Advantages of minimally invasive surgery are – shorter length of hospital stay, faster recovery, lower incidence of surgical site infections, less postoperative pain and blood loss, and lower rates of venous thromboembolus, sepsis, and postoperative ileus. Although, MIS is associated with reduced overall complications, they require longer operating room utilization.
In the background of the ongoing pandemic, curtailing hospitalizations is a crucial step in assisting public health measures. Women with higher BMIs who undergo laparotomy are at an increased risk for higher rates of venous thromboembolus and wound infection.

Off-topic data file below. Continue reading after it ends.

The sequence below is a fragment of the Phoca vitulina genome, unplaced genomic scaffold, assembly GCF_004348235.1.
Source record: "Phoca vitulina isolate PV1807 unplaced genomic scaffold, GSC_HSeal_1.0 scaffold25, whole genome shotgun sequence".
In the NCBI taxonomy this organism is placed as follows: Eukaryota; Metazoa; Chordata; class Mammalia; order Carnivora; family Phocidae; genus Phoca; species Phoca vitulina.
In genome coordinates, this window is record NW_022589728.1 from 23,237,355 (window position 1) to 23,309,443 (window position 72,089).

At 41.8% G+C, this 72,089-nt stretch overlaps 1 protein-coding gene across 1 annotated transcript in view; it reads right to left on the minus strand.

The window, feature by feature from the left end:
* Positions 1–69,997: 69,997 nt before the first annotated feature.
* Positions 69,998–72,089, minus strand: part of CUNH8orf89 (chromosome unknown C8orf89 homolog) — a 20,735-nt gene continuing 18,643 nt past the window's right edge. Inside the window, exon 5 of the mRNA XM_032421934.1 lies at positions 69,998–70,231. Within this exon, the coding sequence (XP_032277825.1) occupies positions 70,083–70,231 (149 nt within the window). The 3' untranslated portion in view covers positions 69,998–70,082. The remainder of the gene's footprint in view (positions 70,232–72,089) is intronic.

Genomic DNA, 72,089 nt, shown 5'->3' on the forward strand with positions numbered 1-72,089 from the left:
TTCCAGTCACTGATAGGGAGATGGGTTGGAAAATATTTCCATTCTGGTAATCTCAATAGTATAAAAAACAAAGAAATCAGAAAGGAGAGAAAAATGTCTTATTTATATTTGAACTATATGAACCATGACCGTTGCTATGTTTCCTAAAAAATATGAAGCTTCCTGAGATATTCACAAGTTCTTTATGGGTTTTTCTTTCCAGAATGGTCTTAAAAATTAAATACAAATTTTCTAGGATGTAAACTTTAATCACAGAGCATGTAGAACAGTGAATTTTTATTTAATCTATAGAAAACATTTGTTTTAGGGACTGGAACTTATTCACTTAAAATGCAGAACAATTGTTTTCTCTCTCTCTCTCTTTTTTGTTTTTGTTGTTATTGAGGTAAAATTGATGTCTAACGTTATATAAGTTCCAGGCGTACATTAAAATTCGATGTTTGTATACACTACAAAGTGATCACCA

The American College of Obstetricians and Gynecologists strongly suggests the preference for minimally invasive approaches (for example – vaginal or laparoscopic, and robot-assisted) rather than abdominal hysterectomy whenever feasible, owing to the well-documented advantages of MIS.
The conditions under consideration for MIS may include – urinary incontinence, vulvovaginal atrophy during menopause, cervical cancer, and vulval cancer.
Source: Minerva Obstetrics and Gynecology. 2021 Apr;73(2):125-126. doi: 10.23736/S2724-606X.21.04810-3.